A university professor allegedly sent a packet containing anthrax to the Pakistani prime minister's office in October, his spokesman said Wednesday, raising new security concerns in a country battling Islamist extremists.
No one was made ill by the deadly spores in the package, which was sent by a female professor who was not otherwise identified, said Akram Shaheedi, a spokesman for Prime Minister Yousuf Raza Gilani. He added that the motive was not clear.
Shaheedi said tests at laboratories run by Pakistan's Council for Scientific and Industrial Research in Islamabad confirmed the substance in the package was anthrax.
Shaheedi said the package was received in October. He did not say why the case was publicized only now.
Islamabad police officer Hakim Khan said the prime minister's office informed the force of the incident a few days ago, and a criminal case was filed on Tuesday, a formal step in a police investigation. He said no arrests had been made yet.
Al-Qaida and other Islamic militants have carried out scores of gun and bomb attacks against the Pakistani state and Western targets in recent years. But militants have not been known to send letters or packages containing toxic material.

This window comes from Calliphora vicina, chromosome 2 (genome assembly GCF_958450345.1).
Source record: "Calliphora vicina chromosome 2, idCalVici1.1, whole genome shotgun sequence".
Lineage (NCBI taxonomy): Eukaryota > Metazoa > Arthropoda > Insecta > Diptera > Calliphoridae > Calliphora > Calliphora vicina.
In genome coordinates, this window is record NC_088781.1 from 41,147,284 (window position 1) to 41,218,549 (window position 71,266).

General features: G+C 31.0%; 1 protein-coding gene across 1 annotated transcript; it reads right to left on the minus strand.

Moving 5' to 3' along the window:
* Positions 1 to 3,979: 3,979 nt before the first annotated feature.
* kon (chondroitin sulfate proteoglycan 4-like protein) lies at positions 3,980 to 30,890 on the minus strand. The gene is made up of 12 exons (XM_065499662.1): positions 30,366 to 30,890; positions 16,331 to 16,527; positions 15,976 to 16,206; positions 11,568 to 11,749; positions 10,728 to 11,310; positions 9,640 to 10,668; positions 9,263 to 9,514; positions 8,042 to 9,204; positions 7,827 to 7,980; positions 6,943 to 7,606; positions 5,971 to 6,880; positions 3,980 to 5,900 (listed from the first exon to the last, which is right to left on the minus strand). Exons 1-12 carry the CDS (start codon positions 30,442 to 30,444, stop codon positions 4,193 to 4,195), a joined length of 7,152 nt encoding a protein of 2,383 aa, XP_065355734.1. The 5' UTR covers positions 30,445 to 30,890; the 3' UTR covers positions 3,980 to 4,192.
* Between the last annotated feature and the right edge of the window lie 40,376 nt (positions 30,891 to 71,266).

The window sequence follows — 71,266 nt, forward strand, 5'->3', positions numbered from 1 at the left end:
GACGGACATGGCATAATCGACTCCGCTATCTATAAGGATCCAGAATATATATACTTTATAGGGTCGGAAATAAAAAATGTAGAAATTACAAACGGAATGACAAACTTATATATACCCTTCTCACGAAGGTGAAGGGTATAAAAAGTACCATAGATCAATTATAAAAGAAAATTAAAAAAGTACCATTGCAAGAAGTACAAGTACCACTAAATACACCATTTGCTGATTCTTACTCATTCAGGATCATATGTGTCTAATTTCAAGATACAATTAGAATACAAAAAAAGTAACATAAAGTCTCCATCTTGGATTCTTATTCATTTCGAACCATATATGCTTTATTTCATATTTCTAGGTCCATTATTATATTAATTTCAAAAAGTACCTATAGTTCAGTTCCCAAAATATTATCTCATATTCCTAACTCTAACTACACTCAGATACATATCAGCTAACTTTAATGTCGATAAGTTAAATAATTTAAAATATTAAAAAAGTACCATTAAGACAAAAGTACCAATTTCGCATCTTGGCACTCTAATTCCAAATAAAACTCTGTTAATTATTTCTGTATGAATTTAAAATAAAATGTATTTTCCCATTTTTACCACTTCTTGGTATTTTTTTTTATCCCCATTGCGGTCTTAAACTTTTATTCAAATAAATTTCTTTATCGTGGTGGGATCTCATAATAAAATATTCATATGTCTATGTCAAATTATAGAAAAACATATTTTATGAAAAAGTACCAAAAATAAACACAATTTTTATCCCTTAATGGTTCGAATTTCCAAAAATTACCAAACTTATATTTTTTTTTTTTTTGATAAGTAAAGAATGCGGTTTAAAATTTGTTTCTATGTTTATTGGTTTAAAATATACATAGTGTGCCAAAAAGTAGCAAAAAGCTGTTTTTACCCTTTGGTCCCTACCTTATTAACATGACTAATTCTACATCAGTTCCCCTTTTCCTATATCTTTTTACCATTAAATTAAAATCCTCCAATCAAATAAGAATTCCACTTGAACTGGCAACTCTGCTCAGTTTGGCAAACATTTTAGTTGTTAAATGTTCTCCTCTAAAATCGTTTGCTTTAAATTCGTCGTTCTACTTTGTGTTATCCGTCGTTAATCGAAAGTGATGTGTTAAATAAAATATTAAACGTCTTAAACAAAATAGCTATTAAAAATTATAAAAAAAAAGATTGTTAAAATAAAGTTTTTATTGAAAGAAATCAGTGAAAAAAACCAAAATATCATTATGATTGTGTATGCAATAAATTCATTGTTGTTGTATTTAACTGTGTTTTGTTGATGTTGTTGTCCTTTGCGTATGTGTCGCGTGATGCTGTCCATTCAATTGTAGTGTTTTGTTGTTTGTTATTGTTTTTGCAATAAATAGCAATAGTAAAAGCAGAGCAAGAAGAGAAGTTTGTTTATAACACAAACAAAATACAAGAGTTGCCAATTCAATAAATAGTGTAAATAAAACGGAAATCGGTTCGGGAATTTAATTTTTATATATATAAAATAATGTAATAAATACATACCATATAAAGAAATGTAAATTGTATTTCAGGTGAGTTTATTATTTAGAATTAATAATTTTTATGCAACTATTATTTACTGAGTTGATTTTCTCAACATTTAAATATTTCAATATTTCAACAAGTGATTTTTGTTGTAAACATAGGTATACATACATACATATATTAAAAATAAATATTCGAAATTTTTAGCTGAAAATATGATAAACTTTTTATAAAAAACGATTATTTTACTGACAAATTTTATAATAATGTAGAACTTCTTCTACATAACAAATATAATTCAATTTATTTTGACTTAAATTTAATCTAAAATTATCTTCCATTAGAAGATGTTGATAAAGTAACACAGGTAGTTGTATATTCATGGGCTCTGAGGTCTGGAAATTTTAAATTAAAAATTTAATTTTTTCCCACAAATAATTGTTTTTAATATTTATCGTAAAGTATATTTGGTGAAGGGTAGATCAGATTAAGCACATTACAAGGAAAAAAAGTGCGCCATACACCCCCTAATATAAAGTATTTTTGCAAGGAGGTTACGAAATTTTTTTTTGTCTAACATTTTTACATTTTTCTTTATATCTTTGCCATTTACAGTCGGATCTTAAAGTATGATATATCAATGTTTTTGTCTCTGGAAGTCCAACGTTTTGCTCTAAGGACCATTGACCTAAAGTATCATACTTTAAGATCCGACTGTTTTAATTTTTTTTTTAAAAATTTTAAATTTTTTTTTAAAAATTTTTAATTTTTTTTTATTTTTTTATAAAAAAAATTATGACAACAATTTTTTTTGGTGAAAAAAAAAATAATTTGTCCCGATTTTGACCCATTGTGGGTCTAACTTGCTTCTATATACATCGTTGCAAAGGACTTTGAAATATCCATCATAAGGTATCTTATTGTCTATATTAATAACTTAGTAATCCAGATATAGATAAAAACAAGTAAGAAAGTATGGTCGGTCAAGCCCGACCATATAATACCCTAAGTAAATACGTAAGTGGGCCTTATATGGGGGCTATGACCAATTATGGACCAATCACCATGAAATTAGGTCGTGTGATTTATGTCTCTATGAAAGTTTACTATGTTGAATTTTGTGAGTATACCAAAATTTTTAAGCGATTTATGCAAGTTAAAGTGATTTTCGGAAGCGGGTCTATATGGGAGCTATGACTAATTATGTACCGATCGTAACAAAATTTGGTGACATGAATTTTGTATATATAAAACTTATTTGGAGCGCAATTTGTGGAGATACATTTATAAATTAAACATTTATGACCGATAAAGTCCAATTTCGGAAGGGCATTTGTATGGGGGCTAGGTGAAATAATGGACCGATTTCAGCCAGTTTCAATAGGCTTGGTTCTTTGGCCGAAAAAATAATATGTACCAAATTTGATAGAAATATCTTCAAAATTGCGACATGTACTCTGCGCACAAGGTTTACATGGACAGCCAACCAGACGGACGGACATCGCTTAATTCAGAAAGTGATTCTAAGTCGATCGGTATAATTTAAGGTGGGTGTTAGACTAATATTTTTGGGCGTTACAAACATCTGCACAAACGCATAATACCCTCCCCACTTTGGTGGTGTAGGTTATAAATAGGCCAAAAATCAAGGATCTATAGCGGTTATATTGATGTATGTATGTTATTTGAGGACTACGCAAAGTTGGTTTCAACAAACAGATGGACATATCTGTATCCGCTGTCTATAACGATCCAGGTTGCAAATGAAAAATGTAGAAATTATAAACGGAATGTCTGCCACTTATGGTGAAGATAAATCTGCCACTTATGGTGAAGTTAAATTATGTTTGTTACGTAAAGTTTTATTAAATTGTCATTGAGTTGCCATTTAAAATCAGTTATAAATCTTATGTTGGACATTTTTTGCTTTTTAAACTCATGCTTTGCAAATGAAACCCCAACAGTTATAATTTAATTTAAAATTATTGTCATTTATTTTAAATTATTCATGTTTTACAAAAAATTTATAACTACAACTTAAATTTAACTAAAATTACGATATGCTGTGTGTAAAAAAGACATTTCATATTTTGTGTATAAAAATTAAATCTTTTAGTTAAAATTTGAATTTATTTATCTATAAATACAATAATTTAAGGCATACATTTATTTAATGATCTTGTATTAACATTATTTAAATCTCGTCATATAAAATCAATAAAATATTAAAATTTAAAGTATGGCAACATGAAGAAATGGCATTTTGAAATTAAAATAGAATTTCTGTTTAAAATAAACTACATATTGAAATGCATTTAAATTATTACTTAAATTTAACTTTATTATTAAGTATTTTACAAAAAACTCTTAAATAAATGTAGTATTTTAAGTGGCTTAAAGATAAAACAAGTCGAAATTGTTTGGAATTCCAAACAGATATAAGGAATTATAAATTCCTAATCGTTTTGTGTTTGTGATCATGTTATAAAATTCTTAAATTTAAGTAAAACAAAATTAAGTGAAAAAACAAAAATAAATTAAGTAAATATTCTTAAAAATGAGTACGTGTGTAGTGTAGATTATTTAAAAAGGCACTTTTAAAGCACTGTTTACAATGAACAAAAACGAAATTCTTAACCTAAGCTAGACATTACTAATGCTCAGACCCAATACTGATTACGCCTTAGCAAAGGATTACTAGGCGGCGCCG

U.S. officials have long expressed concerns that al-Qaida and affiliated groups would like to use chemical or biological agents in attacks.
Exposure to anthrax spores can be deadly, but preparing the bacteria in a form that can be easily delivered needs specialist knowledge and access to a laboratory.
Soon after the devastating Sept. 11, 2001, attacks in the United States, anthrax-laced letters were sent to media and government offices, including a leading U.S. Senator. Five people were killed and 17 others were made ill. The FBI announced in 2008 that a scientist at a U.S. army research institute was responsible, and the suspect killed himself as investigators closed in.